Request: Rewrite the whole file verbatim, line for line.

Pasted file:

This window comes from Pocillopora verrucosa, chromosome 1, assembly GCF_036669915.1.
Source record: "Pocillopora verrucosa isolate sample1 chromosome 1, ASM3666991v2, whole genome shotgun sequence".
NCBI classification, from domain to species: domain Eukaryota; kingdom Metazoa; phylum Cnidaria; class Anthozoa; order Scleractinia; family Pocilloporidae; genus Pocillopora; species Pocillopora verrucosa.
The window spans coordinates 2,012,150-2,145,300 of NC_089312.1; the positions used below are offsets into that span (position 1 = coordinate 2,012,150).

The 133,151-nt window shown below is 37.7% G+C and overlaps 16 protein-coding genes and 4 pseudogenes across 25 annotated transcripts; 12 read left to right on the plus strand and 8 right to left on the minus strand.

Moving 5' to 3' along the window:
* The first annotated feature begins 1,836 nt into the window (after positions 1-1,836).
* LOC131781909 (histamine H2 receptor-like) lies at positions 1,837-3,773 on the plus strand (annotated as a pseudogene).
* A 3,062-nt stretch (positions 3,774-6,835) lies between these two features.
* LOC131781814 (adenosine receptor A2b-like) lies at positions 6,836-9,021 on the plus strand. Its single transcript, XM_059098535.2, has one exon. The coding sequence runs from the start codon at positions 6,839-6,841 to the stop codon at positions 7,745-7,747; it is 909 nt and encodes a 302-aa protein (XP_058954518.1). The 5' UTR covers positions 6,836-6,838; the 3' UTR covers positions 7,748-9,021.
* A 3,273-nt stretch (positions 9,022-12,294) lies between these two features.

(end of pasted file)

This window comes from Pocillopora verrucosa, chromosome 1, assembly GCF_036669915.1.
Source record: "Pocillopora verrucosa isolate sample1 chromosome 1, ASM3666991v2, whole genome shotgun sequence".
NCBI classification, from domain to species: domain Eukaryota; kingdom Metazoa; phylum Cnidaria; class Anthozoa; order Scleractinia; family Pocilloporidae; genus Pocillopora; species Pocillopora verrucosa.
The window spans coordinates 2,012,150-2,145,300 of NC_089312.1; the positions used below are offsets into that span (position 1 = coordinate 2,012,150).

The 133,151-nt window shown below is 37.7% G+C and overlaps 16 protein-coding genes and 4 pseudogenes across 25 annotated transcripts; 12 read left to right on the plus strand and 8 right to left on the minus strand.

Moving 5' to 3' along the window:
* The first annotated feature begins 1,836 nt into the window (after positions 1-1,836).
* LOC131781909 (histamine H2 receptor-like) lies at positions 1,837-3,773 on the plus strand (annotated as a pseudogene).
* A 3,062-nt stretch (positions 3,774-6,835) lies between these two features.
* LOC131781814 (adenosine receptor A2b-like) lies at positions 6,836-9,021 on the plus strand. Its single transcript, XM_059098535.2, has one exon. The coding sequence runs from the start codon at positions 6,839-6,841 to the stop codon at positions 7,745-7,747; it is 909 nt and encodes a 302-aa protein (XP_058954518.1). The 5' UTR covers positions 6,836-6,838; the 3' UTR covers positions 7,748-9,021.
* A 3,273-nt stretch (positions 9,022-12,294) lies between these two features.